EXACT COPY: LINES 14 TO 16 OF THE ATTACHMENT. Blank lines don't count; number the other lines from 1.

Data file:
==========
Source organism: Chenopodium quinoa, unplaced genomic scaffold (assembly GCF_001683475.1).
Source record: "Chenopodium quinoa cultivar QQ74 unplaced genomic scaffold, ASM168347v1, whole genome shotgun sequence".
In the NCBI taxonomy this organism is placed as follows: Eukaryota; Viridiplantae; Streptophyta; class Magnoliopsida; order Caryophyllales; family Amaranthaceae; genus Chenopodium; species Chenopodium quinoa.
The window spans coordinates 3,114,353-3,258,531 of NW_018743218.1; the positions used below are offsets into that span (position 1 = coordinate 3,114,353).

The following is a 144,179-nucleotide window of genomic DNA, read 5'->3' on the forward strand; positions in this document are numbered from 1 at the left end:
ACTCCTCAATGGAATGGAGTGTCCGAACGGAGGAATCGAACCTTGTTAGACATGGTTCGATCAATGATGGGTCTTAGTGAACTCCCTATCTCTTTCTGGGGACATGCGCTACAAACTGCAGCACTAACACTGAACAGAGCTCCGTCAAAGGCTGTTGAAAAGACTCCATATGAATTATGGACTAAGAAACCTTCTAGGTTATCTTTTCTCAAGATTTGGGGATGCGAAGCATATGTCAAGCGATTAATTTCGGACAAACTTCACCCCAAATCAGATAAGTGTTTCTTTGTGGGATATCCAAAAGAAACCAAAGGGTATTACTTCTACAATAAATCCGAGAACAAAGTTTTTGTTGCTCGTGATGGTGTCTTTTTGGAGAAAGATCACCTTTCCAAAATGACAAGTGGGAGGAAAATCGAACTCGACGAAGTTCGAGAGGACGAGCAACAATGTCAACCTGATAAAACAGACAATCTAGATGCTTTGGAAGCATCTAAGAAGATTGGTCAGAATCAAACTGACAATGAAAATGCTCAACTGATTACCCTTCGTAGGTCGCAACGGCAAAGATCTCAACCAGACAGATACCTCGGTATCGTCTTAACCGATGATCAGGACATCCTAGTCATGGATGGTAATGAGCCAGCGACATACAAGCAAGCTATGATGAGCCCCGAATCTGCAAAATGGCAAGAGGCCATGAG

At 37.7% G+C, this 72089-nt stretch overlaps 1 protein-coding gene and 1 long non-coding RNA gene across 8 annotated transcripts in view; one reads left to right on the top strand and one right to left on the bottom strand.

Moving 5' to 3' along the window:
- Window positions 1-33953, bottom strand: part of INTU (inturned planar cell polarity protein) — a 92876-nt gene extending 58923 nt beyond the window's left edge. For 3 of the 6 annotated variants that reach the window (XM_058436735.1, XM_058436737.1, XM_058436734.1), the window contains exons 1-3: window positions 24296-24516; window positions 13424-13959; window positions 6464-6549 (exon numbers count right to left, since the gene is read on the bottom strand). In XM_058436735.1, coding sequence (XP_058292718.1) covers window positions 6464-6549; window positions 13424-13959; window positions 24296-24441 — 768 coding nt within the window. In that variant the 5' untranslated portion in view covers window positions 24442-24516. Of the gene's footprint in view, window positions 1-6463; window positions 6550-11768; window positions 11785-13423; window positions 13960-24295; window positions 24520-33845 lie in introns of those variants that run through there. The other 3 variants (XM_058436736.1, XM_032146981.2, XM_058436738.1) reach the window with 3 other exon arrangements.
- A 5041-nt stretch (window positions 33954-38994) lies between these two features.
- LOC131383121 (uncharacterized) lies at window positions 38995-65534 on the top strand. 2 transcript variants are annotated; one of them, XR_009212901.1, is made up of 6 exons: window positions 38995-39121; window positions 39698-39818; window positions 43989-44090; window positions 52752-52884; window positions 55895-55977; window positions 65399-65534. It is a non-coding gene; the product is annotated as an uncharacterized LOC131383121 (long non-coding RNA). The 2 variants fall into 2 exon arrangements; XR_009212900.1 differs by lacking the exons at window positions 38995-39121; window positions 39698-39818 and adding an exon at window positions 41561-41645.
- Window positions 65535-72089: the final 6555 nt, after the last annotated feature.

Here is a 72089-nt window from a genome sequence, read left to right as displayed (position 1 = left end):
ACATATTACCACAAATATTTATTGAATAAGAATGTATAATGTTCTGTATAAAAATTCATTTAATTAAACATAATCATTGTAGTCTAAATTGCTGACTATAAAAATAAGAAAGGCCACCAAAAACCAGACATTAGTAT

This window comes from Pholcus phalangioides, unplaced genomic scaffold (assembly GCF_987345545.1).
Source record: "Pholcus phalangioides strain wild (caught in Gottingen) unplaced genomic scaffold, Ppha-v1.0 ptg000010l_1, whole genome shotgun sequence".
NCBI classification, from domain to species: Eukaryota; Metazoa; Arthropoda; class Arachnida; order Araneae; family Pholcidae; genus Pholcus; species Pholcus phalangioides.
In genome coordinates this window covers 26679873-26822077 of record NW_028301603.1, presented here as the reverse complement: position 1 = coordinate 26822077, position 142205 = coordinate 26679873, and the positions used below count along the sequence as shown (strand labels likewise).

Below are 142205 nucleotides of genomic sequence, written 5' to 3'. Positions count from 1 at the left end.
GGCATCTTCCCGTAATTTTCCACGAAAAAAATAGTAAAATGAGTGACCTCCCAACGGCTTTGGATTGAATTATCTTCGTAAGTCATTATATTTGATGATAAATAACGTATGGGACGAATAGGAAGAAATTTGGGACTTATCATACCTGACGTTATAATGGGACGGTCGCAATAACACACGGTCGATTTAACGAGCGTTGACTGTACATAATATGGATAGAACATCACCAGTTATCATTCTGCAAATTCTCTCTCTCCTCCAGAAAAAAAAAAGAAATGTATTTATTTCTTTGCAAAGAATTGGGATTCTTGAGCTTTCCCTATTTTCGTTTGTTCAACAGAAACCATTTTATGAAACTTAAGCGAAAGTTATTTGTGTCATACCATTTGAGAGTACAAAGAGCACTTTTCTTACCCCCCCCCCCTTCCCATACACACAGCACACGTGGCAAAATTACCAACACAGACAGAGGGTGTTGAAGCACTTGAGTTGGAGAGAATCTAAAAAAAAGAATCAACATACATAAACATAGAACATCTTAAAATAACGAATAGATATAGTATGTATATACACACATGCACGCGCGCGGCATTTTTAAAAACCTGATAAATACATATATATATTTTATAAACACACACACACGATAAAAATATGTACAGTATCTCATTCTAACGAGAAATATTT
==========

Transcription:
ACATATTACCACAAATATTTATTGAATAAGAATGTATAATGTTCTGTATAAAAATTCATTTAATTAAACATAATCATTGTAGTCTAAATTGCTGACTATAAAAATAAGAAAGGCCACCAAAAACCAGACATTAGTAT

This window comes from Pholcus phalangioides, unplaced genomic scaffold (assembly GCF_987345545.1).
Source record: "Pholcus phalangioides strain wild (caught in Gottingen) unplaced genomic scaffold, Ppha-v1.0 ptg000010l_1, whole genome shotgun sequence".